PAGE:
Trinity Tomes 5 - Geopolitics, Culture and the Scientific Imaginary in Latin America

Old Member
24 May 2021 17:30-18:30

Join us to hear from Dr María del Pilar Blanco, Fellow in Spanish, about her recently published book Geopolitics, Culture and the Scientific Imaginary in Latin America, which she co-edited with Joanna Page. 

Challenging the common view that Latin America has lagged behind Europe and North America in the global history of science, this volume reveals that the region has long been a center for scientific innovation and imagination. It highlights the important relationship among science, politics, and culture in Latin American history.              
Scholars from a variety of fields including literature, sociology, and geography bring to light many of the cultural exchanges that have produced and spread scientific knowledge from the early colonial period to the present day. Among many topics, these essays describe ideas on health and anatomy in a medical text from sixteenth-century Mexico, how fossil discoveries in Patagonia inspired new interpretations of the South American landscape, and how Argentinian physicist Rolando García influenced climate change research and the field of epistemology.   
Through its interdisciplinary approach, Geopolitics, Culture, and the Scientific Imaginary in Latin America shows that such scientific advancements fueled a series of visionary utopian projects throughout the region, as countries grappling with the legacy of colonialism sought to modernize and to build national and regional identities.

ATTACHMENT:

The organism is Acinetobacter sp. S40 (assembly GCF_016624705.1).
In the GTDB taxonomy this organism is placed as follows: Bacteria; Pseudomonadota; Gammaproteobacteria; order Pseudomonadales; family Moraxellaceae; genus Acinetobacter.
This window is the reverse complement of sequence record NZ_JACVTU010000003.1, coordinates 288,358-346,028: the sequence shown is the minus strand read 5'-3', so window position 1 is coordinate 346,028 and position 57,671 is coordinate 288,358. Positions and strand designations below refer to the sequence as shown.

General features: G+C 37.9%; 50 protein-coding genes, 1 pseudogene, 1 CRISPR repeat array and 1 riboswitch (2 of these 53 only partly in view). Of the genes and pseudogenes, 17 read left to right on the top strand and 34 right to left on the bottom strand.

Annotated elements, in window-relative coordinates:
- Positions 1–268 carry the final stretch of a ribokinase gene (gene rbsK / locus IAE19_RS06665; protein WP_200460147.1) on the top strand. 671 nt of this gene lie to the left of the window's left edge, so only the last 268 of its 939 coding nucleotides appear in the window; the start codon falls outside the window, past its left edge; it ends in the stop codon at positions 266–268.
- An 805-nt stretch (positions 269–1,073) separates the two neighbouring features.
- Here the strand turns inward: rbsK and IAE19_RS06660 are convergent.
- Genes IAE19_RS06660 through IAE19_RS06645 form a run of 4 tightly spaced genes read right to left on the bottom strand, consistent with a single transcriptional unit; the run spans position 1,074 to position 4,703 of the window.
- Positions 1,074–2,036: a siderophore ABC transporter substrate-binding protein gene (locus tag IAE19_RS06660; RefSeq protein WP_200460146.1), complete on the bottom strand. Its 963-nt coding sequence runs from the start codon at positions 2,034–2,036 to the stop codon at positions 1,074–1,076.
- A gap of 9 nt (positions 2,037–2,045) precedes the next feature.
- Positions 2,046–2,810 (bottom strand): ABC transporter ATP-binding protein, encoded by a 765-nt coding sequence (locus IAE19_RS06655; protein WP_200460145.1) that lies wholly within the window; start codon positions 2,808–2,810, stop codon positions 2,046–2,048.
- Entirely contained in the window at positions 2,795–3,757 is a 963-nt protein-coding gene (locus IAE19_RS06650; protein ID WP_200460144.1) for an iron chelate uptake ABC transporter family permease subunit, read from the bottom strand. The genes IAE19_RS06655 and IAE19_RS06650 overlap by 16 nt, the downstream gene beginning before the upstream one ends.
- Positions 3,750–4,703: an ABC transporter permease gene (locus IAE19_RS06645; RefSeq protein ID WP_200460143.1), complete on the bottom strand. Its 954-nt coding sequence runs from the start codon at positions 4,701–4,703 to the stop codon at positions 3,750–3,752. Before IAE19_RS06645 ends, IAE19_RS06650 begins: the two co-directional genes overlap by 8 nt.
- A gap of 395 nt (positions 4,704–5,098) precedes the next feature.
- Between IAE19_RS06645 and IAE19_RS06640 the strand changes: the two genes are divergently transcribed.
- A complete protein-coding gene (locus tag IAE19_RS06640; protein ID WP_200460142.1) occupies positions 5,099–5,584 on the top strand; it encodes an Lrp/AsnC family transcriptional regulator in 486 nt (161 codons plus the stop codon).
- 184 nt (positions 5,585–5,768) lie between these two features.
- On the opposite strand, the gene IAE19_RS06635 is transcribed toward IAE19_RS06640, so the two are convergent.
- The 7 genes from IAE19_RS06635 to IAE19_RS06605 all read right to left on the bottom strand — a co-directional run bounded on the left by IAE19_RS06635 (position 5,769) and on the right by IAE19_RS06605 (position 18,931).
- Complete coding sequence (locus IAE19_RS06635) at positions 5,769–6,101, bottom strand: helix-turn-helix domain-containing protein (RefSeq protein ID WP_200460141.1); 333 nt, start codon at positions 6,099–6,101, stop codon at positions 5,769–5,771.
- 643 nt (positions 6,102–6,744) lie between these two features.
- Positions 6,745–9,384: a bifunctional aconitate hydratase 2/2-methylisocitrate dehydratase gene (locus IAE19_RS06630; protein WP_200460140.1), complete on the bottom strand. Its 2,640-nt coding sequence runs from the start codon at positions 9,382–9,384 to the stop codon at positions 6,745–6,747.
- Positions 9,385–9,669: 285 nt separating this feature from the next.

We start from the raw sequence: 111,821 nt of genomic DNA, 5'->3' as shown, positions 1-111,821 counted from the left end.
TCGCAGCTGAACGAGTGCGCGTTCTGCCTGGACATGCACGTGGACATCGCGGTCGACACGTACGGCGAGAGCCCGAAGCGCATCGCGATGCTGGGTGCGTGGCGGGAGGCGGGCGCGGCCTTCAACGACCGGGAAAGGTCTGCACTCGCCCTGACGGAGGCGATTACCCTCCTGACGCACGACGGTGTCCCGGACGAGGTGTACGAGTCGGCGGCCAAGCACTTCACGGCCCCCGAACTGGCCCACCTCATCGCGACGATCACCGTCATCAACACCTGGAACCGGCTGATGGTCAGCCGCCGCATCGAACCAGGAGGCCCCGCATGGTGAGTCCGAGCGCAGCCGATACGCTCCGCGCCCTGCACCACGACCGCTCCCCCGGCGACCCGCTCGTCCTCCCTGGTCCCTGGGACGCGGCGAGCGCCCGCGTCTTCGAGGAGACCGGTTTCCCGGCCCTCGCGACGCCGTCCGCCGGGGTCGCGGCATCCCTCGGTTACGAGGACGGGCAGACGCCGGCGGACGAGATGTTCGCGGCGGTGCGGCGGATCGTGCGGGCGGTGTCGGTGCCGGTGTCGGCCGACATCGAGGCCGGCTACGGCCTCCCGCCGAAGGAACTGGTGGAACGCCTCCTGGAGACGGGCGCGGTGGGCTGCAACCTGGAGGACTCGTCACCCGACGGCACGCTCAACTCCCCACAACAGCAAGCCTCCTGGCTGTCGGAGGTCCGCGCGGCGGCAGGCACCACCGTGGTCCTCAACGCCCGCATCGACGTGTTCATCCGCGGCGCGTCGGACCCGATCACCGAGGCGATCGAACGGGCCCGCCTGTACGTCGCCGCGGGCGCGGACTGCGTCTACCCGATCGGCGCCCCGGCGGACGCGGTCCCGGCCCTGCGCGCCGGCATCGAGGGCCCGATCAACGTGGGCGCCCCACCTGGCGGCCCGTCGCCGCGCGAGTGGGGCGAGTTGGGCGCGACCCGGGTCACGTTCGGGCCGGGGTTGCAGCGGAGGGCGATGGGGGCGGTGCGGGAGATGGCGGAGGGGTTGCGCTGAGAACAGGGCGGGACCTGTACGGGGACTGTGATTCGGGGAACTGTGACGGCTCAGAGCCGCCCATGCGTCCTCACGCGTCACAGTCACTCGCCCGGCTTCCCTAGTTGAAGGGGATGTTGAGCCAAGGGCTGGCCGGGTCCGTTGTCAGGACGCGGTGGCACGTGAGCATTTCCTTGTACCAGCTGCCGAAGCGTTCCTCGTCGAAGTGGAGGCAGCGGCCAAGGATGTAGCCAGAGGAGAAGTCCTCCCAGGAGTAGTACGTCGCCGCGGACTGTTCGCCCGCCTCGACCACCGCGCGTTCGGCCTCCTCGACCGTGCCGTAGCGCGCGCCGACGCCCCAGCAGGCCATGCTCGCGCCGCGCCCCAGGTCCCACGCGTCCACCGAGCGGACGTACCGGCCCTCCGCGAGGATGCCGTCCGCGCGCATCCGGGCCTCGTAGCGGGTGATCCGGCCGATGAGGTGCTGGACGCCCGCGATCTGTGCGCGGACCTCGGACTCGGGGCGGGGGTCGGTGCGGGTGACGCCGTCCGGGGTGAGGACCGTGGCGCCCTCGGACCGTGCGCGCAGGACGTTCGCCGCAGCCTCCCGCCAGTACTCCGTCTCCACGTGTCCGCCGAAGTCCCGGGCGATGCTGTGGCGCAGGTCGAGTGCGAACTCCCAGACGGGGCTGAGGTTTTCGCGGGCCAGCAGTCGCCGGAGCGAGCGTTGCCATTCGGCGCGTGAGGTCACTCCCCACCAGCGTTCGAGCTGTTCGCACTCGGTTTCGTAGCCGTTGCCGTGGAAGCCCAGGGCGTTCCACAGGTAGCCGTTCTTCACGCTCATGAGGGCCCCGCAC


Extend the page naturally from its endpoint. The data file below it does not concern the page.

If you would like to watch the recording of this talk please visit the online events playlist on Trinity College YouTube Channel


María del Pilar Blanco

María is Associate Professor in Spanish American Literature and Fellow in Spanish at Trinity. She is currently the Academic Champion at the Oxford Research Centre in the Humanities (TORCH). María is the author of essays and articles on topics including Spanish American literature of the nineteenth and early twentieth centuries, popular science, modernism, as well as haunting, spectrality, and landscape. She is the author of Ghost-Watching American Modernity: Haunting, Landscape, and the Hemispheric Imagination (2012). María is also co-editor, with Esther Peeren, of Popular Ghosts: The Haunted Spaces of Everyday Culture (2010) and The Spectralities Reader: Ghosts and Haunting in Contemporary Cultural Theory (2013). María’s second monograph project, titled Modernist Laboratories: Science and the Poetics of Progress in Fin-de-Siècle Spanish America, will be published by Oxford University Press.